The Danger of Isolation and What We Can Learn From a Prophet-Part 3 of 3

photo by Creative Commons Lokesh_Dhakar

This week I began sharing about my struggle with learning how to lean on people again, (finding safe people, I believe is the trick and I believe God will give us the discernment in this area if we ask), I began sharing how I came to this realization through Elijah’s own “lone wolf” mentality:


…the Heavenly Father comes to Elijah like a good father would come to his son, tenderly, patiently, with love: in a gentle whisper, reassuring Elijah, that he is listening and he does love him and that he wants him to keep going.

God is listening, but he doesn’t allow Elijah to wallow, because he has very specific plans and instructions for him, instructions to get help, to anoint kings and to anoint Elisha as his successor. 
Here, God is bringing Elijah into a new phase, unlike those times of past, he is now asking him to enter a time a communion, fellowship and mentorship.
From all of this, I get these two things: that rest is essential and so is community.  God calls us to big things.  HUGE things in fact, but he also offers rest, and in Elijah’s case, he had to be reminded how important community and fellowship needed to be in his life.
We know that Elijah saw himself as a lone wolf and in fact he was, because the words “and I am the only one left” come twice in his conversation on the mountain with God.  Not only has he felt the physical strain of standing up to his enemies being threatened and subsequently running about 250 miles, he is tired and lonely–lonely for a fellow worker to convince him that though he wore animal skins and a leather belt (2 Kings 1:8) and seemed more than just a little crazy, he was not alone. 
We have to hold on to who God is, and in order for us to remain refreshed and encouraged we must seek out the body of believers.  It’s a lesson that I’m learning and one I’ve really had to apply this last year.    I am not, you are not crazy.  There are other people out there wearing animal fur and preaching the word of the Lord, or in my case, there are other single moms out there who are trying to hold fast to the Word of God and make sure their children are too.  I had to place myself in a single mom’s Sunday school class, remain in a Bible study, and be vulnerable with people I knew I could trust and whom I knew I would see every week.  Community doesn’t have to be people in your exact life situation, but it helps to have people who know where you are coming from, at least, that’s were I’ve felt the safest.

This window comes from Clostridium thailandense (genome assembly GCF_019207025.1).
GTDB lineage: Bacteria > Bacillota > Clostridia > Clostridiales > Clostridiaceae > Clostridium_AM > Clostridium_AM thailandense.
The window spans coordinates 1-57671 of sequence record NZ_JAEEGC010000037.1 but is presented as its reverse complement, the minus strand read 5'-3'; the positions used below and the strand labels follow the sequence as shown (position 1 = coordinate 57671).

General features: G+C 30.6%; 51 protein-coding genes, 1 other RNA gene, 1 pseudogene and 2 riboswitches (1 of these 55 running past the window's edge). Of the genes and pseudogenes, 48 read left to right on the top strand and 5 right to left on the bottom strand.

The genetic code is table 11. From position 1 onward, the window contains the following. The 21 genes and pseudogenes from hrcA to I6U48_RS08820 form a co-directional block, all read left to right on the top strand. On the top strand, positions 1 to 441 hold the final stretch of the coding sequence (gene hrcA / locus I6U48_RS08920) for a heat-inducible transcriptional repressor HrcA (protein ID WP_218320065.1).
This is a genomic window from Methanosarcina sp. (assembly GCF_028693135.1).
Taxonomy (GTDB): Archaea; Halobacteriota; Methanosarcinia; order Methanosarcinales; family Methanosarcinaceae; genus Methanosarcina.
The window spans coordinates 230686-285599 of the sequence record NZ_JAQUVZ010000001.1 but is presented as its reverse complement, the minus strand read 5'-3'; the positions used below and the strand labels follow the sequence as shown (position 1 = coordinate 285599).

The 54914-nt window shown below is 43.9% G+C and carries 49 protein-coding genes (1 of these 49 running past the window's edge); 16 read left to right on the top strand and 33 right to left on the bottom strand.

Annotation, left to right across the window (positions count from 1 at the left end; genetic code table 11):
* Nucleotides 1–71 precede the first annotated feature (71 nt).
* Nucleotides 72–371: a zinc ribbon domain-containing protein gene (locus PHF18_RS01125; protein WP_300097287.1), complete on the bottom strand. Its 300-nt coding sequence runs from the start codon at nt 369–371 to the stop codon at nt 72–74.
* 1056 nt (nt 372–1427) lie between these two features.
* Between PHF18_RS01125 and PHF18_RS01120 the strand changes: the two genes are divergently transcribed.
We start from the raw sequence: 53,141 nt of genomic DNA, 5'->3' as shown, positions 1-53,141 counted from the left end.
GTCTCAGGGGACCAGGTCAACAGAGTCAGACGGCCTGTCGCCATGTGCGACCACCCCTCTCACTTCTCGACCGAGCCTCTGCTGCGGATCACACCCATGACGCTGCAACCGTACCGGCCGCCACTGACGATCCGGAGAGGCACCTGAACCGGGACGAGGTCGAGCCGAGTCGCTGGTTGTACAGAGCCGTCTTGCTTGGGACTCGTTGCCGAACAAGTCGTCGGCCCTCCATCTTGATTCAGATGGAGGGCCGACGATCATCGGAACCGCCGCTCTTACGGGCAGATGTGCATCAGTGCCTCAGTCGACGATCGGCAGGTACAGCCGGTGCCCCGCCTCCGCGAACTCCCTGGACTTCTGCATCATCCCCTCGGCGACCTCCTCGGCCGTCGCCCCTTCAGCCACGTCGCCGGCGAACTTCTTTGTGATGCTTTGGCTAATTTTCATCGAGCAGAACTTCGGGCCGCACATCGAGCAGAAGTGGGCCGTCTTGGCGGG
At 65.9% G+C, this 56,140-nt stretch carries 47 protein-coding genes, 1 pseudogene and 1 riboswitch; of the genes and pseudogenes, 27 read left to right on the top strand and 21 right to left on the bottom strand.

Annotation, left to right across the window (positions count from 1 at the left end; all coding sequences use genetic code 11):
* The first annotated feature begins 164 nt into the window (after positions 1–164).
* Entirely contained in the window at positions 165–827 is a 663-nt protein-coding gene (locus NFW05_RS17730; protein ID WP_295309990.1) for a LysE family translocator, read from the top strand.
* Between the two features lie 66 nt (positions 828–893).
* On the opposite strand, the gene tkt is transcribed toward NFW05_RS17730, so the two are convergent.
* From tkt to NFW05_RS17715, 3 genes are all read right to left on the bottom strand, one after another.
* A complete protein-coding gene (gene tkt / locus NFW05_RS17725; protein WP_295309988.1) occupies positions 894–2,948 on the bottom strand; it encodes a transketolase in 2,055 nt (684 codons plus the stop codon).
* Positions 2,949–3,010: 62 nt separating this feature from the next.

Yes, community is sticky and can sometimes get ugly and is, but is oftentimes very beautiful too.  Group dating is the bigger picture, it’s about recognizing your gifts, offering them to those around you and if they sometimes get thrown back into your face, trampled on, or ignored, that’s ok, you still need these people anyway.  We do not grow in isolation, we cannot experience the highs of victory, nor can we face the intimidating giants of trials in isolation, we need to know that we have friends supporting and loving us, bringing our requests on the Father’s behalf in more objective ways than our own to know that no, we are not the only ones left. 

The Danger of Prolonged Isolation and What We Can Learn From a Prophet-Part 2 of 3

photo by Creative Commons Lokesh_Dhakar

Yesterday I began sharing about my struggle with learning how to lean on people again, (finding safe people, I believe is the trick and I believe God will give us the discernment in this area if we ask), I began sharing how I came to this realization through Elijah’s own “lone wolf” mentality:

When Elijah’s God proved himself real and faithful, Elijah seized the false prophets and killed them.

And then God then sent rain.  And Elijah ran all the way to Israel, ahead of Ahab, to Jezreel.  When Jezebel, Ahab’s wife and originator of all things Baal-centered got wind of all the killing that Elijah had done, she sent a death threat to Elijah, “May the gods deal with me, bet it ever so severely, if by this time tomorrow I do not make your life like that of one of them.”  (referring to the dead prophets). Elijah ran for his life and went to Beersheba, in Judah, leaving his servant there and continued another day’s journey into the desert.  Here he comes to a tree, heaves himself down and asks God to kill him, “I have had enough Lord, take my life; I am no better than my ancestors.” (I Kings 19: 4).
Been there. 
The fight is hard; there is persecution on all sides.   It is physically exhausting and mentally draining and you want it to stop, thinking it would be easier if we just didn’t have to go through it at all–take me now. 
In shear exhaustion, Elijah falls asleep. 
An angel appears to Elijah with food and drink and encourages him to refresh himself.  He gets up, eats and drinks and then lies back down again.  The angel comes back a second time, touches Elijah and says to him, “Get up and eat, for the journey is too much for you.”  Elijah does just that, this refreshed him to the point that he could travel 40 days and forty nights to Mount Horeb where God has another word waiting for him.